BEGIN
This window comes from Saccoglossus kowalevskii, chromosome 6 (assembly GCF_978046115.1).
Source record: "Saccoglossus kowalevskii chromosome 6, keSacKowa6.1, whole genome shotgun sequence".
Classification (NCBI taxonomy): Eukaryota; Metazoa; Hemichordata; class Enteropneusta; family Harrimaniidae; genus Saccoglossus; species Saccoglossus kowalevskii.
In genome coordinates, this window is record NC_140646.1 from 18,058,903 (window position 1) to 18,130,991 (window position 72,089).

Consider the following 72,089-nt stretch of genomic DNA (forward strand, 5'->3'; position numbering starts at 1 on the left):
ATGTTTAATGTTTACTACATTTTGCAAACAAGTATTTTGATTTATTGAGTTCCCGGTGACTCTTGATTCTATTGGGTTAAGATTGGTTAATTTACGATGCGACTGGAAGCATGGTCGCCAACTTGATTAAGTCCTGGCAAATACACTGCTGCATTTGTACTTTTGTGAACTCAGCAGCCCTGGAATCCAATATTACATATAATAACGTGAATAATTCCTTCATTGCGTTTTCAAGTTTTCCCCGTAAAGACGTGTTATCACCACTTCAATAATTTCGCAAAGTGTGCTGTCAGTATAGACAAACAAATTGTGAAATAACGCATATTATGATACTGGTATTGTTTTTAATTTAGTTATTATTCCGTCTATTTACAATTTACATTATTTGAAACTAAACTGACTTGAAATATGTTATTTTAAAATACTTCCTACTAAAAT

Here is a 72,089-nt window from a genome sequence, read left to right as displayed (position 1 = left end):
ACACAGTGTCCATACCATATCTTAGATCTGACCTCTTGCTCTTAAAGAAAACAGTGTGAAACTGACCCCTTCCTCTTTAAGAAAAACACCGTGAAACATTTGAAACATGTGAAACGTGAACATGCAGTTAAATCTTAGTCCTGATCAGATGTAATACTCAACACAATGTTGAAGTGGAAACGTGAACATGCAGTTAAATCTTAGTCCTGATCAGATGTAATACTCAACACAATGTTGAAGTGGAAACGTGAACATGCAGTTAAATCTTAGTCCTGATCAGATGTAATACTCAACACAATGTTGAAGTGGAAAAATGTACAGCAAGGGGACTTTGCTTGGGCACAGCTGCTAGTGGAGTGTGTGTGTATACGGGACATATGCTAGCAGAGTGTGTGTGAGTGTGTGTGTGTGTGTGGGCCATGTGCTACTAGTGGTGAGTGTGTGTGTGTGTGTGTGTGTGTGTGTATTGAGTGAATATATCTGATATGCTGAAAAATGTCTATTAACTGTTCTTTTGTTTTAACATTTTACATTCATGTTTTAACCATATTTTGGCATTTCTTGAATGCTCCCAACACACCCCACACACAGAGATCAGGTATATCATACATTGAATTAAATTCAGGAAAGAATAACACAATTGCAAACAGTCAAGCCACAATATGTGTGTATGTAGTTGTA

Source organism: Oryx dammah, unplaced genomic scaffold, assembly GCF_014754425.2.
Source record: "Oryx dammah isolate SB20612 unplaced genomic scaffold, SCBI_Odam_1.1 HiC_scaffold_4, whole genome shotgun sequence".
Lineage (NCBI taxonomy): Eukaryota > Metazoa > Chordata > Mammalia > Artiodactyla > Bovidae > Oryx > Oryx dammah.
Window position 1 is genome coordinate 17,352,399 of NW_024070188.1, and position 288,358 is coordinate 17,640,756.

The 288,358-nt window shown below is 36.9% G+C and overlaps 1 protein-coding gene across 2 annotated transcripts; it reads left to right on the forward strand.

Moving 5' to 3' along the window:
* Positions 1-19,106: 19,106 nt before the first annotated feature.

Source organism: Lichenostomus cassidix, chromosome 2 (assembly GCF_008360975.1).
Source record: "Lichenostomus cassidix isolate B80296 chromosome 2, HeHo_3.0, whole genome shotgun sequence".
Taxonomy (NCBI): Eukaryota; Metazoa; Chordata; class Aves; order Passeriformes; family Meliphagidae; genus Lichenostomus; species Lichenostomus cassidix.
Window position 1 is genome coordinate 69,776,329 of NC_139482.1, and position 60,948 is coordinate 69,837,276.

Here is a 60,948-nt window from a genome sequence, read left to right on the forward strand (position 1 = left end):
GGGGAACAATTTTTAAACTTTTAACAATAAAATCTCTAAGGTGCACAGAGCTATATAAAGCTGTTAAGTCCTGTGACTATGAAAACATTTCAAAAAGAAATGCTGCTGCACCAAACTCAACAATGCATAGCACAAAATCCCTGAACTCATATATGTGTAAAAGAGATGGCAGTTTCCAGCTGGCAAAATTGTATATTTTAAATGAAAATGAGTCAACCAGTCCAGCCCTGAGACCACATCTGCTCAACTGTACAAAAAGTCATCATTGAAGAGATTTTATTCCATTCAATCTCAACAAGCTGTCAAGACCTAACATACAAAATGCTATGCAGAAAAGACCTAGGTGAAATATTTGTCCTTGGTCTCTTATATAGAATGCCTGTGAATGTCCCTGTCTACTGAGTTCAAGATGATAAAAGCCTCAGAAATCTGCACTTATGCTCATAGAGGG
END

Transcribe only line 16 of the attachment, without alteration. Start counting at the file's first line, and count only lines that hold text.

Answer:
Source organism: Lichenostomus cassidix, chromosome 2 (assembly GCF_008360975.1).